Hypopituitarism refers to an absence of one or more pituitary hormones. Depending on which hormone(s) are deficient, symptoms may include fatigue, infertility, reduced libido, poor memory recall or depression and difficulty with concentration - often times these hormonal deficiencies can be addressed using medication.
At times, the pituitary gland may become overactive or produce excess of certain hormones - this condition is known as hyperpituitarism and most likely results from tumor pressure affecting hormone production, or excess cerebrospinal fluid filling the area around the pituitary gland and compressing it causing overproduction of certain hormones while underproduction of others.
Pituitary tumors are often noncancerous growths called adenomas and may come in two sizes: microadenomas (less than 10mm in size) or macroadenomas, the latter usually larger.
Adenomas produce prolactin, growth hormone, thyrotropin and antidiuretic hormone - all hormones with significant health implications that may need to be produced from within their cell mass.
Pituitary adenomas may produce too much corticotropin-releasing hormone, or ACTH. ACTH stimulates the pituitary gland to release cortisol which regulates blood pressure but may cause Cushing's syndrome in certain people.
Some pituitary adenomas secrete somatostatin which controls insulin amounts while others may release gonadotropins which regulate the reproductive organs for both men and women.
These abnormalities are typically identified through a combination of laboratory tests, imaging scans and physical exams.
Depending on the nature of your disorder, testing methods may include hormone stimulation tests to measure hormone levels in your body and brain imaging techniques such as computed tomography (CT) or magnetic resonance imaging (MRI).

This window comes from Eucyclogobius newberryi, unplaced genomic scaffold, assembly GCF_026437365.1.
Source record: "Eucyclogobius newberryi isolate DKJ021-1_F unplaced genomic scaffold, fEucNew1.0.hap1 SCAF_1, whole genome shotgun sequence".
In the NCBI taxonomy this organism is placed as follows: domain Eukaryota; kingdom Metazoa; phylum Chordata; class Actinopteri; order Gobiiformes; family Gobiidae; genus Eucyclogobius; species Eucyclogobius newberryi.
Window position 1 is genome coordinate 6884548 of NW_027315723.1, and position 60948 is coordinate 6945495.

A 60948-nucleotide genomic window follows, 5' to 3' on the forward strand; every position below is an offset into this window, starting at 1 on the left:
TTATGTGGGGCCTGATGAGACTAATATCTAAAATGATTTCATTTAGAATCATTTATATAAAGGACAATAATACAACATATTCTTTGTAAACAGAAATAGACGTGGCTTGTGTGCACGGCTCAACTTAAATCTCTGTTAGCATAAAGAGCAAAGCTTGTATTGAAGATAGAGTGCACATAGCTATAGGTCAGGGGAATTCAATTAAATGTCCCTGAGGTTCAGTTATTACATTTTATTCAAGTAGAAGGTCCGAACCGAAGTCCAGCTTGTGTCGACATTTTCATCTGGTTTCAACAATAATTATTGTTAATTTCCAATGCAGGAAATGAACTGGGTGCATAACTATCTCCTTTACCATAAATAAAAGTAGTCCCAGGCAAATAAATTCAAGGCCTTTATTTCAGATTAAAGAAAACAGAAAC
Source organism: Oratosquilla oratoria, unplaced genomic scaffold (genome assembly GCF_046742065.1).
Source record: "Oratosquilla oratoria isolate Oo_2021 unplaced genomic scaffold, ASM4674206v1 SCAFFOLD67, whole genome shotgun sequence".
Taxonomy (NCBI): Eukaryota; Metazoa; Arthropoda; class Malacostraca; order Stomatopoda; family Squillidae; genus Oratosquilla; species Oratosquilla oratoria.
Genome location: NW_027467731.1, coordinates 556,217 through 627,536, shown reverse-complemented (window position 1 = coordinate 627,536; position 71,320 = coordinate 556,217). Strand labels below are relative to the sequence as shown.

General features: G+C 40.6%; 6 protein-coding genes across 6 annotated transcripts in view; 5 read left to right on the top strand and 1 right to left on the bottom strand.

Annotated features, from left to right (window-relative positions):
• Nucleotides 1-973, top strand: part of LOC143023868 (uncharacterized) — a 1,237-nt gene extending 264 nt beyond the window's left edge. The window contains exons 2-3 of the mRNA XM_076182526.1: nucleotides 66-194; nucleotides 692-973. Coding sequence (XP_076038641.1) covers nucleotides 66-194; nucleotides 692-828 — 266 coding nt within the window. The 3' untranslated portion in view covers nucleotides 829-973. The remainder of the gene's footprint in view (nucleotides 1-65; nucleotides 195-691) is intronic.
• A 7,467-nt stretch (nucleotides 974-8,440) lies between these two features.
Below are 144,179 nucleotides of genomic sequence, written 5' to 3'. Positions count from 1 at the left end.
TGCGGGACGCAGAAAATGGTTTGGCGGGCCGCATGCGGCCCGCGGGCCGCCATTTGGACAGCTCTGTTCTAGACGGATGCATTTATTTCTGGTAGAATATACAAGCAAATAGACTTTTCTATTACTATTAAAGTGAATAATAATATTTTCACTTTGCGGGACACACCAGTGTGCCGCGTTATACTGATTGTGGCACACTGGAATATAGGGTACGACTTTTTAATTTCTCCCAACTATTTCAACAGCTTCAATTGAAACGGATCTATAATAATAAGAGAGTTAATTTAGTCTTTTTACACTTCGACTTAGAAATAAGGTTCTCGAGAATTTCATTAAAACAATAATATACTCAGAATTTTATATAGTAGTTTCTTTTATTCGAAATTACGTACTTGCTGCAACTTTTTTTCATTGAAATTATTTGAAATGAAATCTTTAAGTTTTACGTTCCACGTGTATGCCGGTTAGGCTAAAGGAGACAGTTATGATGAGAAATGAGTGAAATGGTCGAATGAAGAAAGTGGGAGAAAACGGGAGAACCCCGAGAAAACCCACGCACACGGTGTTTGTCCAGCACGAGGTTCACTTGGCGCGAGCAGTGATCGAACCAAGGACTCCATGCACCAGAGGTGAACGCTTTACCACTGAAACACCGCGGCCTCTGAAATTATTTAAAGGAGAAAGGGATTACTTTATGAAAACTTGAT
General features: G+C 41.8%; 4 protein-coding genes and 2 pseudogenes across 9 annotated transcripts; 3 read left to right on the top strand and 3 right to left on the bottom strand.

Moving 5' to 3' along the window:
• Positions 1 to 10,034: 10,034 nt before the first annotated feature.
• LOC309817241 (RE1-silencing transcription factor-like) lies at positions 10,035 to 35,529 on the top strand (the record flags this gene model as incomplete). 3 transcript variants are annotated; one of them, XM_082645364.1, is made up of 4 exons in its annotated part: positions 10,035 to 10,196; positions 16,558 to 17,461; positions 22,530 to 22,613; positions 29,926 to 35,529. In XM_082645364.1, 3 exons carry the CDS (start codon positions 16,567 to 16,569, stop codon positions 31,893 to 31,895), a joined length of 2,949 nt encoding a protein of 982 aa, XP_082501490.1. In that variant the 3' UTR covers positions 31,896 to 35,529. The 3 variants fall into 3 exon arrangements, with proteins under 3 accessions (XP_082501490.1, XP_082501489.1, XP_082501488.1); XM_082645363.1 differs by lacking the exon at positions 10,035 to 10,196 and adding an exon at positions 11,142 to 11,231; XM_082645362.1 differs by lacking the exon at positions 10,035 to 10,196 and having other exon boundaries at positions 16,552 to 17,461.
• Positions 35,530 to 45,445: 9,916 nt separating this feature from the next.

Researchers use imaging tests to detect pituitary tumors and help doctors decide the most effective course of treatment.
Sometimes medications can help shrink large tumors; other times they may help regulate hormone production or replace any missing hormones.
Prevent or treat side effects associated with these conditions with various medications, including diabetes, high blood pressure and headaches.
To learn more about pituitary diseases specifically, it is best to seek professional guidance from an endocrinologist specialized in pituitary disease.
Symptoms and Diagnosis of Pituitary Gland Disorders
The pituitary gland secretes hormones that influence multiple organs and body systems. When cancerous tumors arise in this gland, their production may become disrupted causing symptoms and sometimes serious consequences.
Pituitary disorders often display similar symptoms to those seen with other health problems, making diagnosis challenging.
Your physician will use visual examinations, blood tests and imaging studies such as MRI to pinpoint what may be causing your symptoms.
Because the pituitary gland lies close to the brain, if your symptoms could be related to an endocrine system disorder your physician may refer you for further evaluation by neurosurgeon.
Your doctor will usually begin by measuring the levels of pituitary hormones in your blood.